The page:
Stevie Nicks certainly resonated with this song as she did a cover live in Chicago. Thrillest admits that although this is one of their most popular songs, it’s pretty creepy. Who really cares coming from a seven-time platinum-selling album?

5. “Crush”

Dave Matthews Band’s “Crush” pulsates with a contagious energy that embodies the giddy euphoria of a new infatuation. Lines like “Is this real or am I dreaming?” and “Lovely lady, you crush me” paint a picture of someone smitten and unsure. The song is punctuated by bursts of soulful saxophone and bluesy guitar riffs, adding depth and urgency to the emotional journey. Despite its upbeat tempo, the lyrics hint at a touch of vulnerability and self-doubt, making “Crush” a relatable anthem for anyone who’s ever been swept off their feet by a new love.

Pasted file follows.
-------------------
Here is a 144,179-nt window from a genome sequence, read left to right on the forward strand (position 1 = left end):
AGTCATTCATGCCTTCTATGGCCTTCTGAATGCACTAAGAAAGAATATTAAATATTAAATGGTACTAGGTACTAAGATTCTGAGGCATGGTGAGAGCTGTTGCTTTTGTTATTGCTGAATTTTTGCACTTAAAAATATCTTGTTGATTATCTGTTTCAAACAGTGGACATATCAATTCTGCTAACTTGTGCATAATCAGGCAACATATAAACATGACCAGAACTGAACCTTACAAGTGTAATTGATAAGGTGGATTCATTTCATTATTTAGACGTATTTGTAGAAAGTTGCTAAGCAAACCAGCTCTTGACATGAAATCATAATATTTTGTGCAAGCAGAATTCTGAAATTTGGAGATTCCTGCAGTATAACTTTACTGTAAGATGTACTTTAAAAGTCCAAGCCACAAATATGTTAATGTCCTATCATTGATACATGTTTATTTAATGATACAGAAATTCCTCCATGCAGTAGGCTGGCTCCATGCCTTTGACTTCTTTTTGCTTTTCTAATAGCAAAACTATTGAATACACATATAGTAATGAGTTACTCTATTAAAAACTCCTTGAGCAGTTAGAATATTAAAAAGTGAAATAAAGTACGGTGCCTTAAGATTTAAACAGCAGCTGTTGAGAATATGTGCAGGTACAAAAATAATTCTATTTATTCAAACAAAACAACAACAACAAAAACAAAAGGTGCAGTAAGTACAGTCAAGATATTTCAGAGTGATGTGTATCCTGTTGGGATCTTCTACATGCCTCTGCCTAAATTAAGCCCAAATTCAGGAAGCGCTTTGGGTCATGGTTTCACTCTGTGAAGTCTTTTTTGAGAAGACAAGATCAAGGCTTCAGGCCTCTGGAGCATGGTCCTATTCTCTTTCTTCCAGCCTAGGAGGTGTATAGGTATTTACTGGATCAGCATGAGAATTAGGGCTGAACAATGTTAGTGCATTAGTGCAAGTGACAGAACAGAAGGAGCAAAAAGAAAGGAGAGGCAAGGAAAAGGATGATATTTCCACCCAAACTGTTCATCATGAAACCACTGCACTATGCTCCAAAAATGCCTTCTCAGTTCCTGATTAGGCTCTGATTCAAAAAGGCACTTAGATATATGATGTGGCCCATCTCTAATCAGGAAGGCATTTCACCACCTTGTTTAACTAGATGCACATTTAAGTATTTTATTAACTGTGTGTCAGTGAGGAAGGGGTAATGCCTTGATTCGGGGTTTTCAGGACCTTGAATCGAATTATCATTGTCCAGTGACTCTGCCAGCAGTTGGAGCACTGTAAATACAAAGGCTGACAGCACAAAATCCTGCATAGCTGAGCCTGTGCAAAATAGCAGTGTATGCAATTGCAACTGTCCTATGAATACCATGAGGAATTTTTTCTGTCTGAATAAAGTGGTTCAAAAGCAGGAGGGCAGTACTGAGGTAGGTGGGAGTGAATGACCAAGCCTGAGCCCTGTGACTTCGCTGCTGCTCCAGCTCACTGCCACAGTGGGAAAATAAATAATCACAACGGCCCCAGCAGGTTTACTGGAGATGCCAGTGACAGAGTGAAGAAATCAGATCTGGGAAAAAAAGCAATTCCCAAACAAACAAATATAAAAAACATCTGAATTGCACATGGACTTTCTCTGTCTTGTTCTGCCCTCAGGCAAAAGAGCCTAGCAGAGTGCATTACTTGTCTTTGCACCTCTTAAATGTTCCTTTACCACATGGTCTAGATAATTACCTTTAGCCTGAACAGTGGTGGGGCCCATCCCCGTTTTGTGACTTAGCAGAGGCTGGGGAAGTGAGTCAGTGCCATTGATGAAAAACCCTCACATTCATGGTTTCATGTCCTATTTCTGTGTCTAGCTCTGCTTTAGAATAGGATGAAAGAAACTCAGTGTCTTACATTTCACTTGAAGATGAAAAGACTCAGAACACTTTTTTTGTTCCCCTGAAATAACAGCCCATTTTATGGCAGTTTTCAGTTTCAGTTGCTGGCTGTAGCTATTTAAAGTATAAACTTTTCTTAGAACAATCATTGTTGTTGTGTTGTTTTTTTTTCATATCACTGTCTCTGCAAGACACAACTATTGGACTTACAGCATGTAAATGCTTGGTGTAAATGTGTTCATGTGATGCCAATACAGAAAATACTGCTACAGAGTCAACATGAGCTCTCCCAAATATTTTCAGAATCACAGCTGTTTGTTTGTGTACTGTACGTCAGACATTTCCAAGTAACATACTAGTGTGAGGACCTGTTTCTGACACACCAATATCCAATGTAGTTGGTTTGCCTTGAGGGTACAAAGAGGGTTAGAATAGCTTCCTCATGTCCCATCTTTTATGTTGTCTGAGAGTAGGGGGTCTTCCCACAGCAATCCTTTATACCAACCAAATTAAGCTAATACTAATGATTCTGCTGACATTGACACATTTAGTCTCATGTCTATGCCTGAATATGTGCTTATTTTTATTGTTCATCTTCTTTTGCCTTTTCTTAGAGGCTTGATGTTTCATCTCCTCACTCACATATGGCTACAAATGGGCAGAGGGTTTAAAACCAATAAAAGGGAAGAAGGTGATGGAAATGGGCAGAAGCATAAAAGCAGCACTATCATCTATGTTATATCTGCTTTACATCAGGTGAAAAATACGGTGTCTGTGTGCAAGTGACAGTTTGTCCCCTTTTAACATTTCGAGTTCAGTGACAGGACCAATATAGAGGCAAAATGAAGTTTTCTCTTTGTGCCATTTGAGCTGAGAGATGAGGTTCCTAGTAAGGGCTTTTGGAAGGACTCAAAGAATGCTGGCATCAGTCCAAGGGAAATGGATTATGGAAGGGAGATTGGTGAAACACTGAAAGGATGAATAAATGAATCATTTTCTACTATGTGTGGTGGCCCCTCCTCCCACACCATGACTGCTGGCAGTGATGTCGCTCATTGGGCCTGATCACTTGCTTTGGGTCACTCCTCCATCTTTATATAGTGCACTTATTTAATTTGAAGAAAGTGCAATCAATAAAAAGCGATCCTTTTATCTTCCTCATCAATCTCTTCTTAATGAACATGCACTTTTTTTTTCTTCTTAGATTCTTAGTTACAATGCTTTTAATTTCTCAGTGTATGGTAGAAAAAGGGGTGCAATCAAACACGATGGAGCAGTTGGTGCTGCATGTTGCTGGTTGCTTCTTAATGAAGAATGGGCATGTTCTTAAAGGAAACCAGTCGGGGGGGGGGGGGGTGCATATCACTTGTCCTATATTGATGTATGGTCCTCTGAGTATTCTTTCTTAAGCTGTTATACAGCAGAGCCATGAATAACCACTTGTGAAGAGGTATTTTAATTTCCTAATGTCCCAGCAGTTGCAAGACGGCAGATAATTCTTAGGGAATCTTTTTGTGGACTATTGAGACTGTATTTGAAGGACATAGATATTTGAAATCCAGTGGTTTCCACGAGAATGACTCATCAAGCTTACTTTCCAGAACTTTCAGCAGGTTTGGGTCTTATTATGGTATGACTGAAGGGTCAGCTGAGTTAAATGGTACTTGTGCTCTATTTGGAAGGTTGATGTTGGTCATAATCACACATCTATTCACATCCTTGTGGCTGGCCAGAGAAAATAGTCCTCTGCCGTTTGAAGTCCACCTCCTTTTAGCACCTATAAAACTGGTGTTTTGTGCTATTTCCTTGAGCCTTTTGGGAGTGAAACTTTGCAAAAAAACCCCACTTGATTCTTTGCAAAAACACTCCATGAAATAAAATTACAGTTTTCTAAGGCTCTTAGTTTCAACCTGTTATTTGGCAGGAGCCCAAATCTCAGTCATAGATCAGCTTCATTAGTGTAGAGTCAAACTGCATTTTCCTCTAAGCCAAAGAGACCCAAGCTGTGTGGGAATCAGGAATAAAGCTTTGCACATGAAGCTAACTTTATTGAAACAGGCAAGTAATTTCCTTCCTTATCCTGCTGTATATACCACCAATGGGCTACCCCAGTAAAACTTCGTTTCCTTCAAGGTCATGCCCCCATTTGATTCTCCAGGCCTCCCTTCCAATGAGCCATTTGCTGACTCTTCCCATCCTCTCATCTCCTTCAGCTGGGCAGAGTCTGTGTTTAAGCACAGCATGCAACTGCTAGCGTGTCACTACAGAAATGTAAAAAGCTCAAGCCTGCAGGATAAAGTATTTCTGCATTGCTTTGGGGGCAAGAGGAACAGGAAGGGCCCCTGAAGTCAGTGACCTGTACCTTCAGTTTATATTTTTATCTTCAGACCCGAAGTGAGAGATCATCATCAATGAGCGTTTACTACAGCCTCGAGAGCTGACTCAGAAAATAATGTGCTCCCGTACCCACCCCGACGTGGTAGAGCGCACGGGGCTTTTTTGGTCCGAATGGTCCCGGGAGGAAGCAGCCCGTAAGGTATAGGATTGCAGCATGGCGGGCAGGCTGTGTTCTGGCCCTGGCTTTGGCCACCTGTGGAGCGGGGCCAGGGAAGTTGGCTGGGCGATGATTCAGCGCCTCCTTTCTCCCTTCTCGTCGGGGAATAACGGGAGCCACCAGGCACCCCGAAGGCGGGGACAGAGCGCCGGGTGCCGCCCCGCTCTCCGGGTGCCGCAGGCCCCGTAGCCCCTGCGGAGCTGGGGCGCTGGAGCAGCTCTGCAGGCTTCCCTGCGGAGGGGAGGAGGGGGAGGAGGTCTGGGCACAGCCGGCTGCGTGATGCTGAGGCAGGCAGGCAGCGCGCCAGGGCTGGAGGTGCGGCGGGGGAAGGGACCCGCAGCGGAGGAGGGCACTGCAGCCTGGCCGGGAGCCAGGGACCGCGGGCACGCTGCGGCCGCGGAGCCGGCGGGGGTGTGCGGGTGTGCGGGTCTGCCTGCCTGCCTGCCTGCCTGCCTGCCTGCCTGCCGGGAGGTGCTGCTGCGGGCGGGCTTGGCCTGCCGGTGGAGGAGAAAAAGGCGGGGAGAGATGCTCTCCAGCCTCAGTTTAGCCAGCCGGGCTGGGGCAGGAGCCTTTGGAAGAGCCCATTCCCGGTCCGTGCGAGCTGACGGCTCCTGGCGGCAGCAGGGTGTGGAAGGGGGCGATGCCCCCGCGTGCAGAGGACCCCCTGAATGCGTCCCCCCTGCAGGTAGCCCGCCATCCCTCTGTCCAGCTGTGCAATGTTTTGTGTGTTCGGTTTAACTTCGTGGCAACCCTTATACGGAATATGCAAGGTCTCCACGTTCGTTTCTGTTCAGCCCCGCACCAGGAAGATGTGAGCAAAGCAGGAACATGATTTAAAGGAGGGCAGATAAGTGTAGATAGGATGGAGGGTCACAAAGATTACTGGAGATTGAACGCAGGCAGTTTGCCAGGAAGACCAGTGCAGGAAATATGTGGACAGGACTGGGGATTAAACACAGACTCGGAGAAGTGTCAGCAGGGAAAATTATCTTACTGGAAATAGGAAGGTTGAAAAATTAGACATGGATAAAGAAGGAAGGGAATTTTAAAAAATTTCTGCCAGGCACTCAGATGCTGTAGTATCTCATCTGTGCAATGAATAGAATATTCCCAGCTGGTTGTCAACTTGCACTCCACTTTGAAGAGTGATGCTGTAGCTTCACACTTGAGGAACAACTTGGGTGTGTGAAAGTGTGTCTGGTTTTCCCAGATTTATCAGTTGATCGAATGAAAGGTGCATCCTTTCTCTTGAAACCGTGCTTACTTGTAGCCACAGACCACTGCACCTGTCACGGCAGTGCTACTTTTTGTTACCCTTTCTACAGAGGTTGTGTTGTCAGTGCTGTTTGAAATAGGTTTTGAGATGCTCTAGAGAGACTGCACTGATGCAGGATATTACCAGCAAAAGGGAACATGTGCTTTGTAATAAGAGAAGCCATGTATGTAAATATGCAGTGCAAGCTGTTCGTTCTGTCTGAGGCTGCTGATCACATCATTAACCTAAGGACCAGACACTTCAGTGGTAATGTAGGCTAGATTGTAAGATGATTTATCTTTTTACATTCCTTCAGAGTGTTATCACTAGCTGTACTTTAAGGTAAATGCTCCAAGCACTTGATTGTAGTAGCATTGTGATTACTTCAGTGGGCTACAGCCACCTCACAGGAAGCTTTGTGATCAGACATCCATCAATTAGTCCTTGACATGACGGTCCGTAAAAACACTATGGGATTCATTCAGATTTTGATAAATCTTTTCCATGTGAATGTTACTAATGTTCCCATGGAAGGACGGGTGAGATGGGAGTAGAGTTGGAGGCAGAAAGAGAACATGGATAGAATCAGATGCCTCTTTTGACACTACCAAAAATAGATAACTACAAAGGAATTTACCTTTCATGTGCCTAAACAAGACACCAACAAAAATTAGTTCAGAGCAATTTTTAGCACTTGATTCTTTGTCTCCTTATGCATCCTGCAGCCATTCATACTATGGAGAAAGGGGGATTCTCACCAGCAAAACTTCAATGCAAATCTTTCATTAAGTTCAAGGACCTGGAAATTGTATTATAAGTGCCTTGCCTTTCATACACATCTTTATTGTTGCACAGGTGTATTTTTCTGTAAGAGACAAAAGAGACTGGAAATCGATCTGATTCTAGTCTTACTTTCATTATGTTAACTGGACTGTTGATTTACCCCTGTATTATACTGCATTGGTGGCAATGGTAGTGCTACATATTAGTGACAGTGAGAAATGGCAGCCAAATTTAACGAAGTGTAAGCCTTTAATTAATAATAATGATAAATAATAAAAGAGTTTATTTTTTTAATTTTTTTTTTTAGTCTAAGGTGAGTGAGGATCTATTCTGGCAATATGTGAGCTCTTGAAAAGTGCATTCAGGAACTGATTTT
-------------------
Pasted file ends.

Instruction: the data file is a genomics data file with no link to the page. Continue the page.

This song is an easy extension beyond ten minutes when they are playing live. With its jazzy vibes, “Crush” entrances you into a romantic world, as many Matthews songs do. The romance behind it is inspired by Matthew’s wife, according to Louder Sound.

“Crush” is a beautifully timeless song. It’s one of those Dave Matthews songs that are attached to one memory or another. His songs are forever relevant, so while listening, it’s inevitable to travel back in time. Thrillest claims that “Crush” reminds those who are single how sad being single is

6. “Jimi Thing”